Tech companies don’t just want to identify you using facial recognition — they also want to read your emotions with the help of AI. For many scientists, though, claims about computers’ ability to understand emotion are fundamentally flawed, and a little in-browser web game built by researchers from the University of Cambridge aims to show why.

Head over to, and you can see how your emotions are “read” by your computer via your webcam. The game will challenge you to produce six different emotions (happiness, sadness, fear, surprise, disgust, and anger), which the AI will attempt to identify. However, you’ll probably find that the software’s readings are far from accurate, often interpreting even exaggerated expressions as “neutral.” And even when you do produce a smile that convinces your computer that you’re happy, you’ll know you were faking it.

This is the point of the site, says creator Alexa Hagerty, a researcher at the University of Cambridge Leverhulme Centre for the Future of Intelligence and the Centre for the Study of Existential Risk: to demonstrate that the basic premise underlying much emotion recognition tech, that facial movements are intrinsically linked to changes in feeling, is flawed.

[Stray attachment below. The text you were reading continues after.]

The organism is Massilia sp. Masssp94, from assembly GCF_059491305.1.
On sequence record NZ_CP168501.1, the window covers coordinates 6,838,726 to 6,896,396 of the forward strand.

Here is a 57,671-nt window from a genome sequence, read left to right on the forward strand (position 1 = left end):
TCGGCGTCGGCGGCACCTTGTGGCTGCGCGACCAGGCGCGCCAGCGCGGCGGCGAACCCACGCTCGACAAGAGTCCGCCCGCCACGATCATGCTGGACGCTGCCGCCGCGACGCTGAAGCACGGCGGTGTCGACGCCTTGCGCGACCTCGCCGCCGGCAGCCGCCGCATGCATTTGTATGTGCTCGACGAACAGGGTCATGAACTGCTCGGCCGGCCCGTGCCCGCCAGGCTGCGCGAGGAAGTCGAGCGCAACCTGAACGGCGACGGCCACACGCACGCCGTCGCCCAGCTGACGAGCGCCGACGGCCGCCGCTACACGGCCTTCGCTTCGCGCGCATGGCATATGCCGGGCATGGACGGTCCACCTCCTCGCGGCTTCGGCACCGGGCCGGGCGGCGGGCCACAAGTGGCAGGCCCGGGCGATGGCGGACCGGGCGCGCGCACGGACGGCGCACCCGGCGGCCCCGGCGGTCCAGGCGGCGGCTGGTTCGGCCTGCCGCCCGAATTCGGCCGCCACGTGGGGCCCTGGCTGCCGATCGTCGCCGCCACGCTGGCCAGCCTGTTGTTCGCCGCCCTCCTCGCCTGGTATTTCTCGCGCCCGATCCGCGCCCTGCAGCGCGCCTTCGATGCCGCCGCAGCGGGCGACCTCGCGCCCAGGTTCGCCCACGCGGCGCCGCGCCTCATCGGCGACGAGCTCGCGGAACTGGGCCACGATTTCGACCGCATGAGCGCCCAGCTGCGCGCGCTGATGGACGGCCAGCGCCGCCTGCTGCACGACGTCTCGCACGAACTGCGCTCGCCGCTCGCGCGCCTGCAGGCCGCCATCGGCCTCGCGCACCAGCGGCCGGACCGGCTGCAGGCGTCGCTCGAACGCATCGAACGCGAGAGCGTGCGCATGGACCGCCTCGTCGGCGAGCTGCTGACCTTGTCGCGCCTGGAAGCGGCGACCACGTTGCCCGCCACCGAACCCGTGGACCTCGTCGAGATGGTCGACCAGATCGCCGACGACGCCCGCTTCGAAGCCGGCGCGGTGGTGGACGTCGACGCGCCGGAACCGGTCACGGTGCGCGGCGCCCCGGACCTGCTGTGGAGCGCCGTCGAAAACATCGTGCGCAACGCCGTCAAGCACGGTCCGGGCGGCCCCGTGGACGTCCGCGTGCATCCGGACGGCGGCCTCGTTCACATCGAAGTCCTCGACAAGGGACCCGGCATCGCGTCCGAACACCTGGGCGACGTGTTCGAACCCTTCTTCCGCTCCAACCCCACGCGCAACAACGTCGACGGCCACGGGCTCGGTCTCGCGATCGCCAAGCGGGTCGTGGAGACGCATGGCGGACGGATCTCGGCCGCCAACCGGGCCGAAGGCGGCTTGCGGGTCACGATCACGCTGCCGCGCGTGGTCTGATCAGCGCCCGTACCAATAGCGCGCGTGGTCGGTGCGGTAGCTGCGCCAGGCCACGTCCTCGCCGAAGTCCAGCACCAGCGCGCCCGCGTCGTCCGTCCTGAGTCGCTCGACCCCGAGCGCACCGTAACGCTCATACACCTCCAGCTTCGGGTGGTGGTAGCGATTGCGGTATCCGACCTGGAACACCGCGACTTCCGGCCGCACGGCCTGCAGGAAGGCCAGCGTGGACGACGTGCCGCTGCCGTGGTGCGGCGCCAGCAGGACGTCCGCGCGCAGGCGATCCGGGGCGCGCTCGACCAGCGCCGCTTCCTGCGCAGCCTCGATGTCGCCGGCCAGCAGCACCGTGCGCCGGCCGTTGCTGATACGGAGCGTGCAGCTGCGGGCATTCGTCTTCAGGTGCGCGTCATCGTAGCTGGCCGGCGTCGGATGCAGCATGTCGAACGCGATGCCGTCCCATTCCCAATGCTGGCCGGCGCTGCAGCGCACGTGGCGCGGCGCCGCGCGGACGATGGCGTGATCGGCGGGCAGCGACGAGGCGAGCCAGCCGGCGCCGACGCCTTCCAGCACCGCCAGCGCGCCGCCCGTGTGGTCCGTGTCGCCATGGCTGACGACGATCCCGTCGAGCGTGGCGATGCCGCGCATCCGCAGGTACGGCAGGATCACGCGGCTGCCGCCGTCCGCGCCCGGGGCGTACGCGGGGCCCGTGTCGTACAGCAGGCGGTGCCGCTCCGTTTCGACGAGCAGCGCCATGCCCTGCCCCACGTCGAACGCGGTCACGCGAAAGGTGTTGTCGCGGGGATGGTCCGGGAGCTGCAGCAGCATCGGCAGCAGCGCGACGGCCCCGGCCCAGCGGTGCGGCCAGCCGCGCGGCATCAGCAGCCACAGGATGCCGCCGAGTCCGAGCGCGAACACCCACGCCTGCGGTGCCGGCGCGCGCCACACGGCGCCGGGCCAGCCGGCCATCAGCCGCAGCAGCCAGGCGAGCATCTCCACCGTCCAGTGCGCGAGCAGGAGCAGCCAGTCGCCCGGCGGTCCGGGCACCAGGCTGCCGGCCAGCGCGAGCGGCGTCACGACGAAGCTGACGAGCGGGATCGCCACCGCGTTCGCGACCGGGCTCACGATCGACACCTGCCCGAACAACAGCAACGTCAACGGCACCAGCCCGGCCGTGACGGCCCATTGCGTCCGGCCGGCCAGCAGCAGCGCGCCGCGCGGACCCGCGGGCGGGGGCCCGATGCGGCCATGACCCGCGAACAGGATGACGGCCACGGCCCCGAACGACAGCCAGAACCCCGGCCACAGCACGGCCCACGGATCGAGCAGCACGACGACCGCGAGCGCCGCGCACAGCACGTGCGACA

“The premise of these technologies is that our faces and inner feelings are correlated in a very predictable way,” Hagerty tells The Verge. “If I smile, I’m happy. If I frown, I’m angry. But the APA did this big review of the evidence in 2019, and they found that people’s emotional space cannot be readily inferred from their facial movements.” In the game, says Hagerty, “you have a chance to move your face rapidly to impersonate six different emotions, but the point is you didn’t inwardly feel six different things, one after the other in a row.”

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